In a world full of noise, competition and short attention spans, your resume has to say a lot quickly.
Your resume is a marketing tool for your personal brand and the first impression that hiring managers, recruiters and HR reps see of you. Suffice it to say, you need to get it right to successfully compete against the horde of IT professionals out there.
Misspellings, unexplained employment gaps, or a simple list of past positions and responsibilities are all potential red flags that can make the decision-makers push your resume into the "no" pile or make it go unnoticed completely.
Enter Arnold Stern
Meet Arnold Stern (not his real name). Stern has a long and successful career as an IT professional, an innovator and a problem-solver. He's won awards, worked for Fortune 500 companies and pharmaceutical companies. Most recently, he was recruited into a government IT role where was asked to untangle some particularly complex issues. Stern was feeling the itch to again find a new challenge in the private sector and decided it was time to update his resume.
CIO.com heard the call and paired Stern with veteran and award-winning executive career coach Donald Burns, who's also a returning guest to the makeover series. Burns initial thoughts: "I could tell this was something he did years ago and he had just kept adding to it," says Burns, who added that is a common occurrence in his experience.
People build a resume and then continue to add new positions to it. "It looked very bland and nothing stood out. I hoped there was something good in here and there was," says Burns.
The next step was to get Burns and Stern together for a conversation to nail down some important details. Burns notes that the interview is one of the most important parts of the process for him. Uncovering the story behind Stern's past positions, the reasons why an employer would want to hire him and where he wanted to go was what Burns was looking for. "Sometimes the most unsuspecting people have the best stories," says Burns, and that was the case with Stern.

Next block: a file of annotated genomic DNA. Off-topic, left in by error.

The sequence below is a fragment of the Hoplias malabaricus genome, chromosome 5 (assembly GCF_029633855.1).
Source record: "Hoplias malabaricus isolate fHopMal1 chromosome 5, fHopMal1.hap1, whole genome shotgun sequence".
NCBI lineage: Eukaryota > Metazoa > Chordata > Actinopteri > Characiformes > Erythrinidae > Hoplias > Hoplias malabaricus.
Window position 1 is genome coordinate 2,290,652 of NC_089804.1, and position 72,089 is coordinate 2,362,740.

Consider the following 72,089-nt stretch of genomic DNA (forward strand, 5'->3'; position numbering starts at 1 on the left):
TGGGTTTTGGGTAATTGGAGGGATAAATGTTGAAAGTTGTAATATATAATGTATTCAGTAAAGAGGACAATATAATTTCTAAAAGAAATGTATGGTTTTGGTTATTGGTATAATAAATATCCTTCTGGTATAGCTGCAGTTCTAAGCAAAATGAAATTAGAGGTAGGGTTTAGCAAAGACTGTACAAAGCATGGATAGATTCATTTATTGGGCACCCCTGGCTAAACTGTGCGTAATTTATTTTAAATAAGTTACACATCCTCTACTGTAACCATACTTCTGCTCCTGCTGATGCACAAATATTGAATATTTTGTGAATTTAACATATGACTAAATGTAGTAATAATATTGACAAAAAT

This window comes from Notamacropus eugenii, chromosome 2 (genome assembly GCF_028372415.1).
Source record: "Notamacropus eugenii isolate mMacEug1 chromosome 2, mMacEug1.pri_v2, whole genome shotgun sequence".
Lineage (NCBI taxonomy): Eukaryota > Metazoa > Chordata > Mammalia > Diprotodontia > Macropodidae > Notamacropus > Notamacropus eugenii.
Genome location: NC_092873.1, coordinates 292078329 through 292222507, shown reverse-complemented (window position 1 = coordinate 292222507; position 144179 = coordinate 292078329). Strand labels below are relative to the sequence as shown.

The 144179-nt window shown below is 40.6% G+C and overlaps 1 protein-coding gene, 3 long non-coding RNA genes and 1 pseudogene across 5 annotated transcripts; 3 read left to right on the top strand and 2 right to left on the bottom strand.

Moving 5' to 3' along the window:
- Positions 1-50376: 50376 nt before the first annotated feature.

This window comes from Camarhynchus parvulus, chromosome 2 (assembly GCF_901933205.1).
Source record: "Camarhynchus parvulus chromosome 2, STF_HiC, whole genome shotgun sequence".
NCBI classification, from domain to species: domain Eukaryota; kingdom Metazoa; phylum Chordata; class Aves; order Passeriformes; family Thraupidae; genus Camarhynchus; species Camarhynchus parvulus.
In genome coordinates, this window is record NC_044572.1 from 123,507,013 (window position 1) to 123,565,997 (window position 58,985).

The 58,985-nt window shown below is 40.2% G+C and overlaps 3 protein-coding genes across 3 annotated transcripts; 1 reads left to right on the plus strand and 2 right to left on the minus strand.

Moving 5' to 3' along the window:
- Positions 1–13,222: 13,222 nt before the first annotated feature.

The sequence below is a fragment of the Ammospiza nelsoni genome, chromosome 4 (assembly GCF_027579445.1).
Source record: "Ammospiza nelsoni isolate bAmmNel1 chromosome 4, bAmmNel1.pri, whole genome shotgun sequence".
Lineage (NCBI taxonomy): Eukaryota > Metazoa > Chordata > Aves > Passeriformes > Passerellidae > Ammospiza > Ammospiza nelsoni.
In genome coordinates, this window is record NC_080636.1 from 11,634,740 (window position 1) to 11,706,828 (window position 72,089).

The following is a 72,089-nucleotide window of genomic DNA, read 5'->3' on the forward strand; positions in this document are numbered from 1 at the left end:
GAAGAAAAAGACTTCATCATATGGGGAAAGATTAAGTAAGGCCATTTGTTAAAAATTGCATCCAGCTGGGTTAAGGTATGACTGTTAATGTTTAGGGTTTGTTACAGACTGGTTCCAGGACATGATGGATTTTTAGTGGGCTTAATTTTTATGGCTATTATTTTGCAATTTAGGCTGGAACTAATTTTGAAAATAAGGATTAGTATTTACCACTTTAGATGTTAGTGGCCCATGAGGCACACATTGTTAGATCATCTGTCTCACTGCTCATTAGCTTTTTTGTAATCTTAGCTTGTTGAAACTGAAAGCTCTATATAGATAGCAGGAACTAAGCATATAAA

Burns' IT Resume Strategy
Make your resume function like an ad. It needs to read fast with key items highlighted. All items should be short--one to three sentences at the most. The goal is to make it easy to read or scan. Five or 10 seconds is all it should take. Once it gets beyond three to five lines people may try to digest it, but will be more difficult, according to Burns.
Obstacles and Solutions
The first problem Burns found once he spoke with Stern, "He had all kinds of information that wasn't on here [old resume]," says Burns. This is why the live conversation is critical to the process. "I do it as a simulation of an interview," says Burns. Speaking to Stern, he was able to unearth some impressive achievements in his career, some of which weren't included on his old resume at all and others that were buried in the text. "Sometimes the best people somehow package themselves in a bad way and they fall through the cracks," says Burns.
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